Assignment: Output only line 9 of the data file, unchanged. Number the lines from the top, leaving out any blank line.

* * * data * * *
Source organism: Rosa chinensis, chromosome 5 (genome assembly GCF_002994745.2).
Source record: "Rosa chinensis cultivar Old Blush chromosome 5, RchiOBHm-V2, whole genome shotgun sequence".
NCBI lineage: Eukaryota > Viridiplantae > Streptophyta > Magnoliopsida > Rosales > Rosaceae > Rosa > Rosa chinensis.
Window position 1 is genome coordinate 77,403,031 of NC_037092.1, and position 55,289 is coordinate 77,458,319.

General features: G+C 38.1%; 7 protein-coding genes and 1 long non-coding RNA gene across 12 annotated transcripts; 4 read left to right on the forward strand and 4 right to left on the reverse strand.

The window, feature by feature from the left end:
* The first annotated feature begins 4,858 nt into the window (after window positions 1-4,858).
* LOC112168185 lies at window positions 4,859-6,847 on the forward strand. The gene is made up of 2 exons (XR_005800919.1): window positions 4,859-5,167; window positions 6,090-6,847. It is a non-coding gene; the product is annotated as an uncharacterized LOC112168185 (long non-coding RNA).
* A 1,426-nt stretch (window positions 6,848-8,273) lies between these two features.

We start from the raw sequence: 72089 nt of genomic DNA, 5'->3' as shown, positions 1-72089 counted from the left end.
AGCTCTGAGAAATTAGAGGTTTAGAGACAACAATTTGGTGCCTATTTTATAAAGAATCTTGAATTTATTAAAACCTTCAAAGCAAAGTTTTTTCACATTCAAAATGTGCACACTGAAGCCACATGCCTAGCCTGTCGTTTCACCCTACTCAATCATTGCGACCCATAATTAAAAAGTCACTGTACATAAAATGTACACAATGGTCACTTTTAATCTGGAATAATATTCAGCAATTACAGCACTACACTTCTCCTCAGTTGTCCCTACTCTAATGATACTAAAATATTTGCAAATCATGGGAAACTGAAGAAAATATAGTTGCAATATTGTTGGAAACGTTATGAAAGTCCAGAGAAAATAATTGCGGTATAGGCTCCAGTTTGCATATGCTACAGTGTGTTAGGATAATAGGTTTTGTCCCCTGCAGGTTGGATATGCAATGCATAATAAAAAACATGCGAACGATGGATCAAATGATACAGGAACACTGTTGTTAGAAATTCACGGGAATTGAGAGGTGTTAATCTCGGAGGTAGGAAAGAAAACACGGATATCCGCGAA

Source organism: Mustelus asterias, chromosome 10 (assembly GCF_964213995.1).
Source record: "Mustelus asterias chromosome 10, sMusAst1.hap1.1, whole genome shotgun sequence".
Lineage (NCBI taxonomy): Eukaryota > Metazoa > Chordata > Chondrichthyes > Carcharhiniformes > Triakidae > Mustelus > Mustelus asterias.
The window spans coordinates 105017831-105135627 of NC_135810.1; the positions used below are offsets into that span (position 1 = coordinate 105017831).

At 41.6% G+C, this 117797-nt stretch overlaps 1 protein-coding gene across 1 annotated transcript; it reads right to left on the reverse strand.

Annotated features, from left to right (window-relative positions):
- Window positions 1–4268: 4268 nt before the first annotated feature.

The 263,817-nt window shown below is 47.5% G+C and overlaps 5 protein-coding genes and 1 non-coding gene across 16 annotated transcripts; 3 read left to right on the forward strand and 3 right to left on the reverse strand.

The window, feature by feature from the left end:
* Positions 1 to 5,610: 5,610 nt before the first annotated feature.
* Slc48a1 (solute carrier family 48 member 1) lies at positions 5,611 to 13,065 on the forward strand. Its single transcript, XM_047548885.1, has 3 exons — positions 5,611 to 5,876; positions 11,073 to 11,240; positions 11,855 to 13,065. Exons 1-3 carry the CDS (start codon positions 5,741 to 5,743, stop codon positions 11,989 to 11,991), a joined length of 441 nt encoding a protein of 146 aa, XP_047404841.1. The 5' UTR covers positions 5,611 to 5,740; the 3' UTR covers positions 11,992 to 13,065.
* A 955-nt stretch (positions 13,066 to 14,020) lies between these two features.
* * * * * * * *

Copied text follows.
* A 1,426-nt stretch (window positions 6,848-8,273) lies between these two features.